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Embrace Pluralism to Fight Terrorism

The Huffington Post The Huffington Post 22/03/2016 Tom Mockaitis

The devastating attacks in Brussels are sending shock waves across the Atlantic, leaving Americans to ask (once again), "How safe are we?" The Belgian bombings also provide further grist for the mills of those who insist that more robust military action against ISIS combined with stricter immigration controls and closer policing of Muslim Americans will keep us safe.
Donald Trump has reiterated his call to ban Muslims entering the United States. Ted Cruz wants law enforcement to conduct surveillance of Muslim neighborhoods. Oddly, he does not consider this suggestion incompatible with his pledge to end the government's alleged assault on Christianity.
In the wake of such a terrifying event, the first thing Americans should do, however, is not demand implementation of tougher border controls or call for more airstrikes, but take a deep breath and put the threat in a healthy perspective. Such an assessment will provide more cause for comfort than anxiety. The risk of any of us dying in a terrorist attack is not nearly as great the fear mongers would have us believe, probably far less than the chances of winning the lottery.
To begin with, the United States is not Europe. The conditions that have done so much to radicalize young Muslim men there do not exist here. American Muslims, who make up around 1% of the population are not concentrated in homogenous neighborhoods with high rates of unemployment as they are in many European cities. With all of its faults and racial tensions, the U.S. has done a better job of creating a pluralistic society than most countries. That pluralism is one of our best defenses against extremism.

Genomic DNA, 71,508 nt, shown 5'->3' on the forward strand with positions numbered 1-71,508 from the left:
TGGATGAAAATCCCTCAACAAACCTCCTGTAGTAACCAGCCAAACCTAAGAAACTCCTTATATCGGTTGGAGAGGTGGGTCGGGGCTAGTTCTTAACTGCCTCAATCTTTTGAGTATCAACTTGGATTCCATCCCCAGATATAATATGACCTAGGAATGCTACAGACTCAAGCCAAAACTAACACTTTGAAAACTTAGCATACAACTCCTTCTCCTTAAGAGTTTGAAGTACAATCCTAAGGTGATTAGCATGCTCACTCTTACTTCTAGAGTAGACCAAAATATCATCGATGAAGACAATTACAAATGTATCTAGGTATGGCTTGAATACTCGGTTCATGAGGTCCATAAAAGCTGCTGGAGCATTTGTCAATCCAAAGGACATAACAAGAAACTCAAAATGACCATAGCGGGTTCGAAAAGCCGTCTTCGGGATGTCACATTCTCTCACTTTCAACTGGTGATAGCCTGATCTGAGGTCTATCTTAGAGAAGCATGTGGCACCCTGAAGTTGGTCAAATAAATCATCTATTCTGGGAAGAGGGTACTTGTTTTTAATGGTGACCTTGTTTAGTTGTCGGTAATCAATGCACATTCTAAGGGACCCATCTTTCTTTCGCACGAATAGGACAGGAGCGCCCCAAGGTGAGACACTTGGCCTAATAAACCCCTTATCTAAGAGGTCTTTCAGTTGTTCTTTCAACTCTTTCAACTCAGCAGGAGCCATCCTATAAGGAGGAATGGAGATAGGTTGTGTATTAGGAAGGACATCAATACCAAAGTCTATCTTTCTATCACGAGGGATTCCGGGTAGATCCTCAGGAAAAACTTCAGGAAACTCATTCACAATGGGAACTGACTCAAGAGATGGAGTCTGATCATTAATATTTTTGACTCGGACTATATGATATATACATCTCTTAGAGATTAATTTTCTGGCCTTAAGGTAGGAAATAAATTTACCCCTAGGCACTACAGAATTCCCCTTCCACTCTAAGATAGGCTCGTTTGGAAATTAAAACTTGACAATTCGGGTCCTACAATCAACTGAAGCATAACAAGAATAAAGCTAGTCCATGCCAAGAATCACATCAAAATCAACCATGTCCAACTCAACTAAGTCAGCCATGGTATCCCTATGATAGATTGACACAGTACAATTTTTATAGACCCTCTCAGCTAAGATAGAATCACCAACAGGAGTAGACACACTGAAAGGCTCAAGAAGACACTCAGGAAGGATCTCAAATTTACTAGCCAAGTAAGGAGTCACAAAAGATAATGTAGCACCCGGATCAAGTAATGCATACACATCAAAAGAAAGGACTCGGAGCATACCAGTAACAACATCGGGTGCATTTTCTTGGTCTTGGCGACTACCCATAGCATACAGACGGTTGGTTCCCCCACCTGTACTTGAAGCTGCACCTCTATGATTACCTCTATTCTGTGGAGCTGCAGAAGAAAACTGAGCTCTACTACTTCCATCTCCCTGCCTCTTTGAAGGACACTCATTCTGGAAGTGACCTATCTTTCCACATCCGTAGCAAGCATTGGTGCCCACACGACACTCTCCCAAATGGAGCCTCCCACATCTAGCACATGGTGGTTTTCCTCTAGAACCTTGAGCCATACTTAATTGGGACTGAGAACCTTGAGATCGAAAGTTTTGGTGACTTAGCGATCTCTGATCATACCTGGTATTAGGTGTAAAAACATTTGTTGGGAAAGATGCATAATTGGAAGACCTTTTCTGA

Critics will be quick to cite the San Bernardino attack as evidence of the danger posed by Muslims. Since 9/11, however, Islamist inspired extremists have killed 64 people on American soil; during the same period right-wing extremists (many claiming to be Christian) have killed more than 250 (NY Times). Members of the Mormon Bundy family have engaged in two major armed confrontations with law enforcement, but no one calls them "Mormon terrorists." Every world religion has been perverted by extremists at one time or another.
Embracing pluralism does not mean being naïve. Islamist extremism is a security concern, though not an existential threat. Transportation Security Administration, the Department of Homeland Security, and Immigration and Customs Enforcement constantly work to improve airport, port and border security. All immigrants and asylum seekers should, of course, be vetted but not on the basis of their religion. Airport security will probably be tightened, perhaps by pushing security checkpoints out to the terminal doors. And we must and will continue to combat ISIS along with our allies.
None of these measures, however, substitutes for preserving a free, open and democratic society that guarantees human rights and civil liberties (including freedom of religion). Tolerance fights terrorism; intolerance fuels it.

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